New Home Sales Jump in April
By Burt Carey
Sales of new homes hit their highest rate since 2008 in April, according to the Commerce Department’s U.S. Census Bureau.
April sales increased 16.6 percent over March figures, which correlates to a seasonally adjusted rate of 619,000 home sales projected for the year.
The median price of those new homes was $321,000, the highest median price ever recorded. That’s up 9.7 percent from sales one year ago. The median price reflects the number at which half of the homes sold at a higher price and half were lower.
While the sales point to improving employment rates and continued low interest mortgages, the 619,000 homes expected to sell this year lags behind the decade from 1990 to 2000, when Americans bought an average of 716,000 homes per year. New home sales peaked in 2005, with 1.3 million sales. The market began crashing in 2006 and by 2011 was selling just 300,000 homes per month. In 2015, Americans bought 503,000 new homes.
New home builders were surprised at the figures released this week but are buoyed that the spring sales are a harbinger of the industry’s best year in a decade.
Tuesday’s report showed that low housing inventories are holding back the overall market and have contributed to prices rising faster than wages for most would-be home owners. Analysts say it would take 4.7 months to sell the 243,000 new homes now on the market if the current pace holds up. In March, new home inventories were expected to sell in 5.5 months.
Inventory numbers in new homes are joined by low inventory numbers of existing homes, putting even more of a squeeze on first-time home buyers, and driving up prices.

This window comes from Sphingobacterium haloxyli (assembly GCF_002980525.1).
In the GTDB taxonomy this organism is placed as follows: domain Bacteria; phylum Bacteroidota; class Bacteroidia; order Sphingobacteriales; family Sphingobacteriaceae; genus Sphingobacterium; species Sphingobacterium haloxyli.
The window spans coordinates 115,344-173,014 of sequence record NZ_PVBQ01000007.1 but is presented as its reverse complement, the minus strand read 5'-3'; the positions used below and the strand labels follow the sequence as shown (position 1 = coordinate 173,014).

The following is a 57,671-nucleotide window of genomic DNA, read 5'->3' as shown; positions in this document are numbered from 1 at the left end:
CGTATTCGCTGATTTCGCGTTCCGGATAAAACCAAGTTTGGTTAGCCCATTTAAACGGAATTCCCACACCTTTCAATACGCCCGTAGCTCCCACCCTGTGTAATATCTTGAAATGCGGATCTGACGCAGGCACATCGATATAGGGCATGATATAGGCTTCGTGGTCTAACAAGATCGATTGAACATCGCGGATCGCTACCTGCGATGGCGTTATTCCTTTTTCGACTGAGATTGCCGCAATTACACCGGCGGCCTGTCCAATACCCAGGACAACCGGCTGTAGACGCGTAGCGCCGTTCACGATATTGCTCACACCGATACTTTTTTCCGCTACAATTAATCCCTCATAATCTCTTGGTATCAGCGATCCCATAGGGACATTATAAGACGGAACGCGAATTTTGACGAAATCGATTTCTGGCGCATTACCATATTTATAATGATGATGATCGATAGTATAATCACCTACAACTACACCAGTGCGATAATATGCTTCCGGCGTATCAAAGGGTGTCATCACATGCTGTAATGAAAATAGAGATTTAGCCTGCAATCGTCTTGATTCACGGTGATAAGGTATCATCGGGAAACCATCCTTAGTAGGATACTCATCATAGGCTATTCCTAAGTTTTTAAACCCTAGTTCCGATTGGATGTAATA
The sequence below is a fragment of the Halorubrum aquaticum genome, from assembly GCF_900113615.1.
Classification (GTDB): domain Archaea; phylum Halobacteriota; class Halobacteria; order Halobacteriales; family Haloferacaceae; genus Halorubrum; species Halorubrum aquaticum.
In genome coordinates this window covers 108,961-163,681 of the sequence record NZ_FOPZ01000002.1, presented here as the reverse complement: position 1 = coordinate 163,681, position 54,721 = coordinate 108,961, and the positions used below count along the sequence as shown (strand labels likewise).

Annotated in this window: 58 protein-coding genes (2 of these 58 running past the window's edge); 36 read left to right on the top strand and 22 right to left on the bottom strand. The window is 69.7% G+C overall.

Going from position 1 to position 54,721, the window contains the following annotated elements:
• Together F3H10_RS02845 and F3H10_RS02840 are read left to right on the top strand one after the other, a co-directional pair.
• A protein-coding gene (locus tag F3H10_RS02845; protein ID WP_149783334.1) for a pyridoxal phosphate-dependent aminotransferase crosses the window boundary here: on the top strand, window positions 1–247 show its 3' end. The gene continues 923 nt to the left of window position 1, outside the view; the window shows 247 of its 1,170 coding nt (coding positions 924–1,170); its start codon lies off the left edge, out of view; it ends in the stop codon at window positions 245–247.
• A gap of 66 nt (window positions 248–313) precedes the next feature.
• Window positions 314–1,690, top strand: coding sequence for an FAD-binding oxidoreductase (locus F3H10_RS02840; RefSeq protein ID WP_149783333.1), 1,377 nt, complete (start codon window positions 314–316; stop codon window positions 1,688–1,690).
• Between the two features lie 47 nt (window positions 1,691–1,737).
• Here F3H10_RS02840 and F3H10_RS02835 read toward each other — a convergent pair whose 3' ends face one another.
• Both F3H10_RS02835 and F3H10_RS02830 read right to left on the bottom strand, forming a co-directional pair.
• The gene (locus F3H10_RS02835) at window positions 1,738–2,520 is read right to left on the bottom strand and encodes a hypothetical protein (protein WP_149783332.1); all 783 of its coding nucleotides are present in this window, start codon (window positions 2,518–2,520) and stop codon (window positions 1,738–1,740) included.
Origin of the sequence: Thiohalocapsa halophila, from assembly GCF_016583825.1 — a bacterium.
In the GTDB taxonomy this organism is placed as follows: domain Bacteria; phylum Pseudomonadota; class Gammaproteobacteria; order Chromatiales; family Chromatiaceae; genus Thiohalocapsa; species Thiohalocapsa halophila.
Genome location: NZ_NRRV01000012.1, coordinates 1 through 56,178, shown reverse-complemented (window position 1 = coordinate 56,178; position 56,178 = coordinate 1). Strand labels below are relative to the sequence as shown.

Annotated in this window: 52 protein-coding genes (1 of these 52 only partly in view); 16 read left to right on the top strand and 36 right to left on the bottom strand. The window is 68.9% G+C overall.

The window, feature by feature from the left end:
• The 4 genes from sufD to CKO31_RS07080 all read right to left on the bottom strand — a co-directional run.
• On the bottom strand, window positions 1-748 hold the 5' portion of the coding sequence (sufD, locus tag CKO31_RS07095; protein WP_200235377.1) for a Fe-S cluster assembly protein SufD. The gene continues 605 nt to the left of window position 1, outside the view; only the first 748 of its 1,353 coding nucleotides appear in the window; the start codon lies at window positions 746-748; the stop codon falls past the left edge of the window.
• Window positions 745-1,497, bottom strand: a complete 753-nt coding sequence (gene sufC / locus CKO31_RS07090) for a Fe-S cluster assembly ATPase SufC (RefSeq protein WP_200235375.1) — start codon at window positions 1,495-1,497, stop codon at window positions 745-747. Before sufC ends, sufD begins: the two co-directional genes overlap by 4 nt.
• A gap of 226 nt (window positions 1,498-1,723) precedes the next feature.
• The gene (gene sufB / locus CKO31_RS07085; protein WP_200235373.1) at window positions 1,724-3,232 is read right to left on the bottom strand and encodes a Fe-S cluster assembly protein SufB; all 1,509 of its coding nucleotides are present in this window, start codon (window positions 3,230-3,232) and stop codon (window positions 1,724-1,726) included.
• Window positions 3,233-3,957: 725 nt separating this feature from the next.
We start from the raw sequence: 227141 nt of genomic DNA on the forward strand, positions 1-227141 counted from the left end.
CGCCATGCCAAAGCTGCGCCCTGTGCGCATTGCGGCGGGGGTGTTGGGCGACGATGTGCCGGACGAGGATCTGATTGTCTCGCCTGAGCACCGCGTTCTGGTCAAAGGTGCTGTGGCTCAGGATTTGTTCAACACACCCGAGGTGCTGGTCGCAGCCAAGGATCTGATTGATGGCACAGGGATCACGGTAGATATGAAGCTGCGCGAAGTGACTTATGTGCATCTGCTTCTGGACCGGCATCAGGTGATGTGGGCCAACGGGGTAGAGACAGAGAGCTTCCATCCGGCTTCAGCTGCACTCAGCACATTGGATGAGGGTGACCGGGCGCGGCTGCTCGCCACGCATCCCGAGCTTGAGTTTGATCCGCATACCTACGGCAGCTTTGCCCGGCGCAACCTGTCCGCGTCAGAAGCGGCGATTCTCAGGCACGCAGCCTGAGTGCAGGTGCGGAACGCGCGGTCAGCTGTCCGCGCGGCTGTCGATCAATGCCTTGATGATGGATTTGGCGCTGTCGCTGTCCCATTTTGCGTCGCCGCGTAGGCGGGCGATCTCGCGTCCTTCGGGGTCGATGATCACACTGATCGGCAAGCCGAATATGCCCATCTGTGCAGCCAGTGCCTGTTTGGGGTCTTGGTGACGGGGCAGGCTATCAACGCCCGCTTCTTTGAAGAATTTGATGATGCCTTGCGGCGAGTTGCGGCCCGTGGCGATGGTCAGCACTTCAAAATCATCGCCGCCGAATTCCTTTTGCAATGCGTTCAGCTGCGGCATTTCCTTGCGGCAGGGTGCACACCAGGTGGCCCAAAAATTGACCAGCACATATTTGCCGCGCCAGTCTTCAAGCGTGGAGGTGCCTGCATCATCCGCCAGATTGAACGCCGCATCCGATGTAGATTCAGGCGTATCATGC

New home sales are important to the overall economy because they create construction jobs as well as demand for building materials, such as lumber, bricks, cabinetry, bathroom fixtures and appliances. Construction expenses and commissions are used to calculate the country’s gross domestic product.
The news boosted the stocks of several publicly traded builders. Toll Brothers saw its stock jump 8.71 percent, KB Homes was up 7.46 percent, and Beazer saw a 9.17 percent increase.
Economists quietly worried that the April surge may be limited because of the inventory shortage and reluctance by builders to ramp up to pre-recession building levels. Such market pressure could result in even higher prices that would cause the number of sales to drop.
Regionally, new single-family homes sales increased 15.8 percent in the South to the highest level since December 2007. Sales soared 52.8 percent in the Northeast to their highest level since October 2007. Sales in the volatile West climbed 18.8 percent after dropping 15.2 percent in March. The only part of the country to see a decrease in new single-family homes sales was the Midwest, which fell 4.8 percent.
Source: Baret News